Amid all the bluff and bluster over East-West relations, one imperturbable Russian figure keeps smiling. Indeed, she has for the past century, and by some accounts 1984 marks her 100 th birthday.
She is a matryoshka, the colorful doll-within-a-doll-within-a-doll that, perhaps more than any other form of folk art, has come to symbolize Russia.
With their heads almost always covered with a peasant kerchief, usually wearing an apron and often holding forth a bouquet of flowers, matryoshkas venture forth in their tens of thousands each year from Russia.
It is generally believed that the inspiration for matryoshkas came from the colorful nesting wooden eggs that the peasants of Russian made for centuries at Easter to symbolize rebirth - and from a set of wooden Japanese dolls that came into the hands of the noted Russian art patron, Savva Mamontov, at some point in the late 19th century.
Mr. Mamontov commissioned a woodworker and an artist to make a Russian version of the dolls. The result was eight nesting figurines, ranging from a portly peasant woman carrying a rooster to a baby in swaddling clothes. The name matryoshka came from Matryona, a popular name among peasant women at the time.
The original matryoshkas were sold as children's toys, and demand became enough to support a small factory in Zagorsk, a village north of Moscow. Zagorsk and two other towns in Russia remain the principal centers for making the matryoshkas today, but the dolls are produced in other parts of the Soviet Union as well.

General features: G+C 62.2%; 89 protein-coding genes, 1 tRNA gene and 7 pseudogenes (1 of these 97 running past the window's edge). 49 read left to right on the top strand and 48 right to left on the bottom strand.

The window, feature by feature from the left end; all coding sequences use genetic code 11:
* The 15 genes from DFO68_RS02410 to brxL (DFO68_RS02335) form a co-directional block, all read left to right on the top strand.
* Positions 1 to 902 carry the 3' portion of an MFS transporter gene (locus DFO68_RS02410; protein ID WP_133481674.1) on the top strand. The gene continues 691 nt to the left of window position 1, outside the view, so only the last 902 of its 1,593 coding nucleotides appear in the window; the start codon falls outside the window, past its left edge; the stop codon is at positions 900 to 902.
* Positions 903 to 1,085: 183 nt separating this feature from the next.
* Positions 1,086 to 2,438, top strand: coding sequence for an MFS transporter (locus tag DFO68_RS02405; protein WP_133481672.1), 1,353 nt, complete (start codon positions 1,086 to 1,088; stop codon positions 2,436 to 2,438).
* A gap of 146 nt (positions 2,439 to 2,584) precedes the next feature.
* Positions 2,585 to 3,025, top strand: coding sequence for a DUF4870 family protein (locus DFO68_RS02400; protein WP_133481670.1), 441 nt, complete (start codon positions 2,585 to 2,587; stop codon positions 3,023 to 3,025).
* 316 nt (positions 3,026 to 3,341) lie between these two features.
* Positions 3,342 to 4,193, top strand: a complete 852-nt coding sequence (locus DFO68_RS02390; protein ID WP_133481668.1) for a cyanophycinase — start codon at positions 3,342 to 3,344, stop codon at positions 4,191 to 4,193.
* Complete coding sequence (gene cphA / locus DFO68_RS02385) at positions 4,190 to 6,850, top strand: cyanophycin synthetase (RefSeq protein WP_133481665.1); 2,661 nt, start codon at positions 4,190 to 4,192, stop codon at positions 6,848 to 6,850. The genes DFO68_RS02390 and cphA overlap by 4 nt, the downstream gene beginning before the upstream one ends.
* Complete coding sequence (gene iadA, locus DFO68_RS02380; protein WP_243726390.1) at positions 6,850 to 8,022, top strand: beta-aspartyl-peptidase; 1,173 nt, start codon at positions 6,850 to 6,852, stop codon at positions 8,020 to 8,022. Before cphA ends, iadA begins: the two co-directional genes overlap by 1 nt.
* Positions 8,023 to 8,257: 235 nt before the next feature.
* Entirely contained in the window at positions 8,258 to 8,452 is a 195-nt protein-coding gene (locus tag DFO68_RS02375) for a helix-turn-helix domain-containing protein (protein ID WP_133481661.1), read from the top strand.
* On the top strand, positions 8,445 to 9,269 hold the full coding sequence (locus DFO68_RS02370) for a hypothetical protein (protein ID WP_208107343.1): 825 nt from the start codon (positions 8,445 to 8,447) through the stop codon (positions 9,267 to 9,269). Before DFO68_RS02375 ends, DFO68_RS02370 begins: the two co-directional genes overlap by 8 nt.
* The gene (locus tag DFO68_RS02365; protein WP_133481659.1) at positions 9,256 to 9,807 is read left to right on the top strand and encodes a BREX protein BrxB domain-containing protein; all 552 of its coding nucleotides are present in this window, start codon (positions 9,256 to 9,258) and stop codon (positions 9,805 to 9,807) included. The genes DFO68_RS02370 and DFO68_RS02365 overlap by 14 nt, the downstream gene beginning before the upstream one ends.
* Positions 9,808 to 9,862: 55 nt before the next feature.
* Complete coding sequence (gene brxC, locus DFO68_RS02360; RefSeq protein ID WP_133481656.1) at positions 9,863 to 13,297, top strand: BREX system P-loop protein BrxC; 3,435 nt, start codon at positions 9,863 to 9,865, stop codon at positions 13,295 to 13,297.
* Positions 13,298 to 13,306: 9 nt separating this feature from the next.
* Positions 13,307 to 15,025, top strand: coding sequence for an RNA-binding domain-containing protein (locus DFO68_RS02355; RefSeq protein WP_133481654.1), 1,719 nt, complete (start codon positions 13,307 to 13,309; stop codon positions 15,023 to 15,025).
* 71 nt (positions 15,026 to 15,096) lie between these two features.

The dolls first became popular outside Russia when they won the gold medal at a toy exhibition in Paris in 1900. Since then, countless thousands of them have been sold to tourists or exported.
Even today, the biggest customers are those countries whose governments are often at odds with Moscow - England, France, West Germany, Italy, the United States, and Japan.
Matryoshkas come in sets as small as two and as many as 70. (The latter was a special creation made expressly for an exhibition.) Most are made from larch or that most Russian of trees, birch.
Matryoshkas, it should be pointed out, have often changed their garb - and even their gender - over the years.
They have masqueraded as characters from Russian literature and plays, as helmeted czarist generals, and as pious religious figures.
For a brief period in the 1960s, they even donned the space suits of Soviet cosmonauts and nested inside a wooden rocket.